Sometimes our mother read to us on the couch before bed, even though we were so many different ages. What I liked about the couch was leaning against Lloyd with my arm behind him, leaning into our mother to see the pictures closest up after the little kids started playing on the rug. My brother would beg for Wind in the Willows -- the ins and outs of river life, Mole, Ratty, Badger, and Mr. Toad, all simply messing around in boats. I imagined being Mole and having a cozy home under the roots by the water; my brother liked to see all the boats--punts, houseboats, the riverboat drawn by a horse and so forth--going every which way. He was waiting for the Mad Mr. Toad to leap into a vehicle of any sort and when he did, like when he got on the riverboat disguised as a washer woman, my brother exhaled with a half cry of glee. Since he didn't talk much, his cry of glee was all the more impressive. Another picture showed a red and brown caravan tipping precariously half way into the ditch, into which it did indeed fall, the horse somehow flying free. We were worried Mr. Toad might get hurt in that tumble. After all these years the fears and worries and colors come back in an instant. The picture that leaps to my mind most often is the picture of Mad Mr. Toad slowly knotting sheets together in the bedroom of his castle, Toad Hall, where his friends have imprisoned him to keep him out of trouble--so many injuries and speeding tickets. At last he has a long rope of sheets all tied together. He is clever, Mr. Toad. He knots one end to the leg of a bedstead and flings the other end out the tall stone window. Then he must crab his way up the sheet to the window and out! rappelling down oh so many gigantic stories to the ground! Look, look, cries my brother, he's heading for the road, he's heading for the river, he's getting away!

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MORE READERS' COMMENTS

Roseann Lloyd has made The Boy Who Slept Under the Stars "not only for those who exit suddenly, but also for those who mourn them." This new book recreates the movement of healing: first unspeakable grief, revealed in tight prose, then interrogation, investigation, a pursuit of the missing on a personal, local, and global scale, and finally expansive understanding, the poet's heart not only doubled, but tripled in the powerful final poems such as "Have Drum Will Journey."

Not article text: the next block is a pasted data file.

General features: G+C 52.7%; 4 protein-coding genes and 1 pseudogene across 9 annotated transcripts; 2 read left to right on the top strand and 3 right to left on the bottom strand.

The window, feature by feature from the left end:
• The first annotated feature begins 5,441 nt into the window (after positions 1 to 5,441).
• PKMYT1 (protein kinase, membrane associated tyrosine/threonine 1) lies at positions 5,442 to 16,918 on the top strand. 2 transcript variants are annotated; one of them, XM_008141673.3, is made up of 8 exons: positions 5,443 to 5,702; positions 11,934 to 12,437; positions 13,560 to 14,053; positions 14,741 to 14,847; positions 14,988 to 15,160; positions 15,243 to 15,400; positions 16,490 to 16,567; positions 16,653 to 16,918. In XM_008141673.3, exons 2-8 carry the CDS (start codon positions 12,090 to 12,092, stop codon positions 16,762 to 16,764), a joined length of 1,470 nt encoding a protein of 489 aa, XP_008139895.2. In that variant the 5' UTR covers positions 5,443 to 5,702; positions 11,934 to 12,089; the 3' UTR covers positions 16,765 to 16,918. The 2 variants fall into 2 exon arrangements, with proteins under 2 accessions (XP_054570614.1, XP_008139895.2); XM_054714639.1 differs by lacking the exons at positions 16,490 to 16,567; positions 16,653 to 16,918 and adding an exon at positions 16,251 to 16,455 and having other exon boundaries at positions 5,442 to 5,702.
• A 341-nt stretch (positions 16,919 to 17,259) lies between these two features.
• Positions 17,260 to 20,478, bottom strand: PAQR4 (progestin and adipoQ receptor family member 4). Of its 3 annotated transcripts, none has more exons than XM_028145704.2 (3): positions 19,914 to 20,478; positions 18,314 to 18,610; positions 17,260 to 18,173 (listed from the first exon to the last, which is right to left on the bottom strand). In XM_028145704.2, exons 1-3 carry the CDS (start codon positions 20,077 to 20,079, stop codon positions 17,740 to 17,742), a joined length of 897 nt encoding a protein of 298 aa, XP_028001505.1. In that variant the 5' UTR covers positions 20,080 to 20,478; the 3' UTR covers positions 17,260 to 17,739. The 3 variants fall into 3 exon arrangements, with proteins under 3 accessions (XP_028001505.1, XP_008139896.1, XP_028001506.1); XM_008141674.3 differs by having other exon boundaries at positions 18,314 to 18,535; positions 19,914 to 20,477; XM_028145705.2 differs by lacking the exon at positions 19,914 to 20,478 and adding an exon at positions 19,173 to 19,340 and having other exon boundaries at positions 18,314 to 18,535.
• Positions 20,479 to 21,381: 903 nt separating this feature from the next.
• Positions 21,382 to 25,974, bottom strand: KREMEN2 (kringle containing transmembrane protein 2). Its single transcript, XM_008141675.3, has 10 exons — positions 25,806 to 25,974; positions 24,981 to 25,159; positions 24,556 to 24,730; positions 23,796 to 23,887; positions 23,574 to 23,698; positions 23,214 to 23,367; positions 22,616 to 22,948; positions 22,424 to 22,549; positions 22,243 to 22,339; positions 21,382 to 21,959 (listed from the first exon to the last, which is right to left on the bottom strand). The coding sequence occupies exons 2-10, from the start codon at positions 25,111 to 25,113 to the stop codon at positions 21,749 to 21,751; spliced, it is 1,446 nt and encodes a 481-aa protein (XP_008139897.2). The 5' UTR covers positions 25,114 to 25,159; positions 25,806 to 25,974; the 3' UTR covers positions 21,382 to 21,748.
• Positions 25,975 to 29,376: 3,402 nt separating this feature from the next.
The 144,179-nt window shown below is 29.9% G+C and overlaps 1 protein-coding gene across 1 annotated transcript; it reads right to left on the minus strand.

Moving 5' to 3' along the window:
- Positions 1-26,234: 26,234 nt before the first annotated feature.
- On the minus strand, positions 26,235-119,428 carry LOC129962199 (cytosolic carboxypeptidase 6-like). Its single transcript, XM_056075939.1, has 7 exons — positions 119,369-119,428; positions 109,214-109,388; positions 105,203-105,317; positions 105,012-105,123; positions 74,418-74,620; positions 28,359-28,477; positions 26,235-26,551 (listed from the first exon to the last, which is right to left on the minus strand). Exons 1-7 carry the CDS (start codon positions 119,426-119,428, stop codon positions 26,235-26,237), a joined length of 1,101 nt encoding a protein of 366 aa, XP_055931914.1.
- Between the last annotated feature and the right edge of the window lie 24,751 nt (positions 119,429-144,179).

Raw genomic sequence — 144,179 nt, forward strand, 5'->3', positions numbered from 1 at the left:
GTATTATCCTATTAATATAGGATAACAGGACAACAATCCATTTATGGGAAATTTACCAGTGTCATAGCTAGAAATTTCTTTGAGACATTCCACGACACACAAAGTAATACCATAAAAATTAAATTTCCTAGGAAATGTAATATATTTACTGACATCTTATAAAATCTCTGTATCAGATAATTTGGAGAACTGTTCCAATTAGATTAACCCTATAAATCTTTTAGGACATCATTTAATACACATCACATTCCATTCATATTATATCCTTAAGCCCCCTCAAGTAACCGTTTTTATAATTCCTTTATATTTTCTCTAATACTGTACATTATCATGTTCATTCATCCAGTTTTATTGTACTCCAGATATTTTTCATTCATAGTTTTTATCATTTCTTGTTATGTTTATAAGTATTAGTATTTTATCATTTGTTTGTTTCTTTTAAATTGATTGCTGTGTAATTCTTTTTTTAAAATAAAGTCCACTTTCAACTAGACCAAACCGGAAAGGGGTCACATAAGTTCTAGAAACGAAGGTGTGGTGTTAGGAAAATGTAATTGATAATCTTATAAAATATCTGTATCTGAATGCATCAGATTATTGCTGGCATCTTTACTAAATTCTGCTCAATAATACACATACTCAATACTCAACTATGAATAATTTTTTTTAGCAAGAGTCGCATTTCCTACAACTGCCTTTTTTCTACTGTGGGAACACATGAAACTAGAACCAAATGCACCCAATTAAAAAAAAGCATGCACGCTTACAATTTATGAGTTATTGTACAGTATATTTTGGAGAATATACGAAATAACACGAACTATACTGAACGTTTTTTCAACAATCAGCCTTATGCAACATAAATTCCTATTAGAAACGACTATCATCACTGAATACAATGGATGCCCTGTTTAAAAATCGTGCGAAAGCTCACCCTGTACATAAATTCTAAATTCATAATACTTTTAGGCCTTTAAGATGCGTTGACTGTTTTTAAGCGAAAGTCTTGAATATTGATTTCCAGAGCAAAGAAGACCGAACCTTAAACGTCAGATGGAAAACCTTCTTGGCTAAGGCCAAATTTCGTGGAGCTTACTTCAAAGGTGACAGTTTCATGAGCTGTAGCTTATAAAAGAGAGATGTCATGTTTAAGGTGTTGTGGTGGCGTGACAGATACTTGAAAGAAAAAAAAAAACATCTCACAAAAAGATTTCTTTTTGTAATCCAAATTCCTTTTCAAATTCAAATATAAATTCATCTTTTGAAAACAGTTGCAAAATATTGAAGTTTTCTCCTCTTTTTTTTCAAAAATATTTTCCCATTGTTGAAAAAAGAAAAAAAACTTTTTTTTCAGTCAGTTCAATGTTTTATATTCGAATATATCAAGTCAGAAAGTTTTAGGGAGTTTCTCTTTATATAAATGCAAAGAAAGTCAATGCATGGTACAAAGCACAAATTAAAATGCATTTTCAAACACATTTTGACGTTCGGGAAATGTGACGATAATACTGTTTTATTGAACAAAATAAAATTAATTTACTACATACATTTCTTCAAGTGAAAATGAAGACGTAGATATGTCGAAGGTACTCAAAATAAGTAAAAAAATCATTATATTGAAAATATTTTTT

--Heid Erdrich

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As Roseann Lloyd lays out her story, we wish to take her hand and search for answers along with her. I found myself pouring over maps of both the wilderness and my own family, noting I.d paddled and hiked several of the nearby lakes, and ticking off my own stories of grief. As I read on, Roseann's poems were projected onto my own memories of portages, wildflowers, losses, and relationships. I alternated my empathy between Roseann and her brother. Like many, I'm familiar with the inevitable processing of sudden loss.

But as a solo wilderness traveler, I also routinely face the possibility of my dying in a remote place. It is a risk vs. reward agreement we quietly make with ourselves, one which, unfortunately, is much harder for those left behind to accept.

All of us who partake is such adventure, know the risk. It is not that we are reveling in the risks, in fact we go to great measure to mitigate them. But, we accept that our lives may end abruptly. If that should happen, I would hope those who love me would realize I have lived a life of extraordinary connections to the natural world, without which I would not have been whole. So, in reading Roseann's manuscript, I found myself wanting to tell her it's okay, that Lloyd lived a life he wanted, and likely died the way he would have wanted.

--Craig Blacklock

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The poems in The Boy Who Slept Under the Stars: A Memoir in Poetry take us on a sister's unflinching exploration into her grief, her family's grief, for a brother lost in the wilderness. Roseann Lloyd brings us with her into the deep waters of being a sister. She eloquently expresses the past she shared with her brother. His absence breathes upon the present and evokes other disappearances, children missing in Iraq, Jacob Wetterling abducted, climbers lost on Everest, a college student drowned, Lorca's family fighting over his body.

She writes... Even though I.ve said, for two years now, I don't need his body/to do my mourning, I'm suddenly desperate/ to touch your arms, muscled and tan as you were.( After April, Pine Lake 2006)

Another poem counts the summers to trace the past (First Summers and the Last).

The powerful prose poem, Messing Around in Boats, shows us her mother reading Wind in the Willows. Look, look, cries my brother, he's heading for the road, he's heading for the river, he's getting away!

They are visceral poems. Full of verbal energy and rich patterns of sound, Lloyd's lines are allowed to breathe and they move about in always interesting forms.

I have never been so moved by a book of poetry.

--Mary Kay Rummel



Roseann Skelton Lloyd Genealogy